Fuchsia OS: Google doesn’t need a third wheel

Google is not one to shy away from throwing anything and everything at a wall to see which ones stick. It has admittedly given birth to some highly successful products but has also resulted in a few false positives. But as big as Google may be, it doesn't have an infinite amount of resources, especially human ones. And as a skunkworks project becomes more and more official, more and more resources might be diverted away from those that need them even more. That might soon be the case with Fuchsia OS, the third Google operating system it doesn't really need.

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Atlas 4K Chromebook might also be a detachable

Atlas 4K Chromebook might also be a detachable

Google seems to be pretty busy shaping up Chrome OS to be a bigger threat to its rivals than ever before. After the first Chromebook tablet, the Acer Chromebook Tab 10, came the first detachable Chromebook, the HP Chromebook x2 pictured above. And it seems it's about to get even better. There are hints that Chrome OS' first 4K device, codenamed Atlas, is already in the works and now it seems that it will also be a detachable 2-in-1 as well.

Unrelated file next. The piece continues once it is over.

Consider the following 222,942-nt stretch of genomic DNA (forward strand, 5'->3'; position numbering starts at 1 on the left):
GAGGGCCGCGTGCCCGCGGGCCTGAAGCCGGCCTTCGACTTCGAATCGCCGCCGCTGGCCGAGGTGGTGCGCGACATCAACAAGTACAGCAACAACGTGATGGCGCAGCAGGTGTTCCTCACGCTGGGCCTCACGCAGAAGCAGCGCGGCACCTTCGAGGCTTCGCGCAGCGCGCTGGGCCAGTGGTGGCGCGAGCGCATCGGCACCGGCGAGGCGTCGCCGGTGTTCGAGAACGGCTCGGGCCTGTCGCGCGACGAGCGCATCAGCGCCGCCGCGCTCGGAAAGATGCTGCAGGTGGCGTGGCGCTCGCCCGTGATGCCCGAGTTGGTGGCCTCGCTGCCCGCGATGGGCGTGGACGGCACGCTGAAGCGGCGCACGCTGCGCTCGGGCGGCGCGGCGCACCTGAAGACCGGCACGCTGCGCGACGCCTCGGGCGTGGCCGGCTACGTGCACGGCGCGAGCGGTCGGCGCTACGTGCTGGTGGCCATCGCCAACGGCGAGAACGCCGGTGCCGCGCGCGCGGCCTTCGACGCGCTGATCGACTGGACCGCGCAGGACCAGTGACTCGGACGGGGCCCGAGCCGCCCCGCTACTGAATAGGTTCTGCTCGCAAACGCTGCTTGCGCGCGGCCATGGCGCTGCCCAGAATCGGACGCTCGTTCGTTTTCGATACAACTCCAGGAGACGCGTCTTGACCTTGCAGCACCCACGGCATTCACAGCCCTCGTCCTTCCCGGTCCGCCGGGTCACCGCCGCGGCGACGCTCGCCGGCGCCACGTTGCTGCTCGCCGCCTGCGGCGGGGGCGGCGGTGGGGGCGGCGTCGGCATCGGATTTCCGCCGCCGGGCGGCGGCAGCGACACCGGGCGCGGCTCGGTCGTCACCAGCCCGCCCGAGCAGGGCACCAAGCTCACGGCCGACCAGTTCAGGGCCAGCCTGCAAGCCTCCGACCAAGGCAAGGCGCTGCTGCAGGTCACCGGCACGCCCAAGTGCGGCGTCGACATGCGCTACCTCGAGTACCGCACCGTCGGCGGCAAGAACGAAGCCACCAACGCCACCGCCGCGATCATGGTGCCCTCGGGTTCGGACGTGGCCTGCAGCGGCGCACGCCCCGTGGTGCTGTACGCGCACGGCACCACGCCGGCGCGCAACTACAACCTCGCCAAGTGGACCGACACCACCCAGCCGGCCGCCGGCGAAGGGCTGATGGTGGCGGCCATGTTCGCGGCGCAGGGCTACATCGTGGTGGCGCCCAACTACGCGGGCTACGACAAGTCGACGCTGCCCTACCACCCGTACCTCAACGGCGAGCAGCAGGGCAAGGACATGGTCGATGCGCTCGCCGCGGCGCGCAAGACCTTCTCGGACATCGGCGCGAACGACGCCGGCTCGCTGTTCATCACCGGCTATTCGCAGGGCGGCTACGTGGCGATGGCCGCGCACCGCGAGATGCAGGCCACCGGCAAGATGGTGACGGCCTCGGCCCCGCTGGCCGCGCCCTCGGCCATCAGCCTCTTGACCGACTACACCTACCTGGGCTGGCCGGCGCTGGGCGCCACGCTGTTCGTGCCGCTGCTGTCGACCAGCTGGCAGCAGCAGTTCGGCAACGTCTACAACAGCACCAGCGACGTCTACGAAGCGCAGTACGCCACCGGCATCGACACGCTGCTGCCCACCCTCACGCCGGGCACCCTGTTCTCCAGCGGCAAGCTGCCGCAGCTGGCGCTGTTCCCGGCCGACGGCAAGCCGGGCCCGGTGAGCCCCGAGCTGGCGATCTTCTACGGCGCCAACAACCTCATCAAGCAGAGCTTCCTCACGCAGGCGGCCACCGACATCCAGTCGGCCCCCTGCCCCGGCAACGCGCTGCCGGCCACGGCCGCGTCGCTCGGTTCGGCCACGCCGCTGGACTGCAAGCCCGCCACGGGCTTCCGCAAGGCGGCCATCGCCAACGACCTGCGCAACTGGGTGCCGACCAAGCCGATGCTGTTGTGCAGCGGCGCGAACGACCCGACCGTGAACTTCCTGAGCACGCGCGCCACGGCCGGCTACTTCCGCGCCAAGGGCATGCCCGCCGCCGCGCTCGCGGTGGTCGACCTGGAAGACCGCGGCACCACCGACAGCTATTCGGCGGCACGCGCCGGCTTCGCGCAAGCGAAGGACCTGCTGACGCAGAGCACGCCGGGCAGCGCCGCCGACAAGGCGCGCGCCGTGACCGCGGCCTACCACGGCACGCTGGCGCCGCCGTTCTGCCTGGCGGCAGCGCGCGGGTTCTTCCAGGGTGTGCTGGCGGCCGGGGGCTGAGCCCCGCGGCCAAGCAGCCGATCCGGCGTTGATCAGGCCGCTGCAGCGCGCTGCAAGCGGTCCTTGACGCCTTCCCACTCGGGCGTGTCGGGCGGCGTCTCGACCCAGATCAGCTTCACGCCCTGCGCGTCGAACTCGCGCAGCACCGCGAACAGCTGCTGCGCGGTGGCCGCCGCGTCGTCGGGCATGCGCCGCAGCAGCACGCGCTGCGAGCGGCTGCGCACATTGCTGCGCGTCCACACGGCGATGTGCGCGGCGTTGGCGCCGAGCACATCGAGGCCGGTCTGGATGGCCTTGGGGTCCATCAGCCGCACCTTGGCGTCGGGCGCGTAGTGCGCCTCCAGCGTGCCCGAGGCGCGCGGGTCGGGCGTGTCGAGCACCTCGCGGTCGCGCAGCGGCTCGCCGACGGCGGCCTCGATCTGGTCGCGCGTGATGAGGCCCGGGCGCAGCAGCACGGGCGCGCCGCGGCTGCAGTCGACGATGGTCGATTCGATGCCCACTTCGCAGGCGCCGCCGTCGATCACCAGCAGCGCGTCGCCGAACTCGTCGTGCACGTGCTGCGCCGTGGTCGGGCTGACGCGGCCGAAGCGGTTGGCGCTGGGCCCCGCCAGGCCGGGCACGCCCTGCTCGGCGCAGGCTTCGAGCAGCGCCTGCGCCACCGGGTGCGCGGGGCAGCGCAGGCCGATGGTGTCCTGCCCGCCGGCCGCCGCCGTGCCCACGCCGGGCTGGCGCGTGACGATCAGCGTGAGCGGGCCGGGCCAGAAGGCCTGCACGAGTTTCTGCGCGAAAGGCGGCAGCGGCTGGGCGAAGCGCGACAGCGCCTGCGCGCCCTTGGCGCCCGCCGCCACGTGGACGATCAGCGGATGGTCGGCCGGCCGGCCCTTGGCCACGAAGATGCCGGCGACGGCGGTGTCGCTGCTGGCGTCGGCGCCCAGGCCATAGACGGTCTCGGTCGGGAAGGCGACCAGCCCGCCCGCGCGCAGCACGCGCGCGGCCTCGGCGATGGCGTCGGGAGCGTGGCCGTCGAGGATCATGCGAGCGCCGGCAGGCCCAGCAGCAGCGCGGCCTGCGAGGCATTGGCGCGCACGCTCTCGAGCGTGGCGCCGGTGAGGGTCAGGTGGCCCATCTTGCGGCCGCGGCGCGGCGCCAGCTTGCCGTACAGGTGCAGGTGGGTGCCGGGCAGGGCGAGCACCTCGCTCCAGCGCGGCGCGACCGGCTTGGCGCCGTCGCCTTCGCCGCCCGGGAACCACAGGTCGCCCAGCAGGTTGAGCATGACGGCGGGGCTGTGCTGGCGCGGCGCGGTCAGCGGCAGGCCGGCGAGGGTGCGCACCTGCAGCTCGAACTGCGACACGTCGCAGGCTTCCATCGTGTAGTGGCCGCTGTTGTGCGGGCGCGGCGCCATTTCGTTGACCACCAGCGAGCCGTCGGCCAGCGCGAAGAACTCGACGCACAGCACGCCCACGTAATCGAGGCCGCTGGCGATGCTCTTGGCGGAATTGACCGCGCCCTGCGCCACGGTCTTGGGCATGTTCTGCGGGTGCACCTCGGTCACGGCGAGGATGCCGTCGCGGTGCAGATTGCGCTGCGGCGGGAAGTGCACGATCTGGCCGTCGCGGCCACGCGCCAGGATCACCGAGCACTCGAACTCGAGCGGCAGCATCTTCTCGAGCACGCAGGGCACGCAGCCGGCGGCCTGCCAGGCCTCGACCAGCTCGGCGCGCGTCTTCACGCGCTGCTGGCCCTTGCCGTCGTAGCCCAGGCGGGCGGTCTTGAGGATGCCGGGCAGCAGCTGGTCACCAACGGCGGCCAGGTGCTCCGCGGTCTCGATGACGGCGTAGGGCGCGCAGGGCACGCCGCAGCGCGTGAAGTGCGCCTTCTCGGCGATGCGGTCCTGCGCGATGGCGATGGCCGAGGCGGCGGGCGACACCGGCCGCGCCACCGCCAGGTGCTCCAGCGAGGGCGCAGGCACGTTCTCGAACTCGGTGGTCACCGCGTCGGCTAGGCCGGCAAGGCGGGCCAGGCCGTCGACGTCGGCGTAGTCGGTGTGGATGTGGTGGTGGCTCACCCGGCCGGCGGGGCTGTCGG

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Chromebook 4K spotted on its way to reality

Chromebook 4K spotted on its way to reality

There's a codename now for the next most impressive Chromebook in the history of Chromebooks. Google's code-named this device Atlas, and it's about to hold the whole world wide web up on its shoulders - that is, a 4K display. A device of this stature would fit right in with Google's gap in hardware coverage for the highest end of great for ChromeOS devices.

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2018 iPad vs. Acer Chromebook Tab 10: education showdown

2018 iPad vs. Acer Chromebook Tab 10: education showdown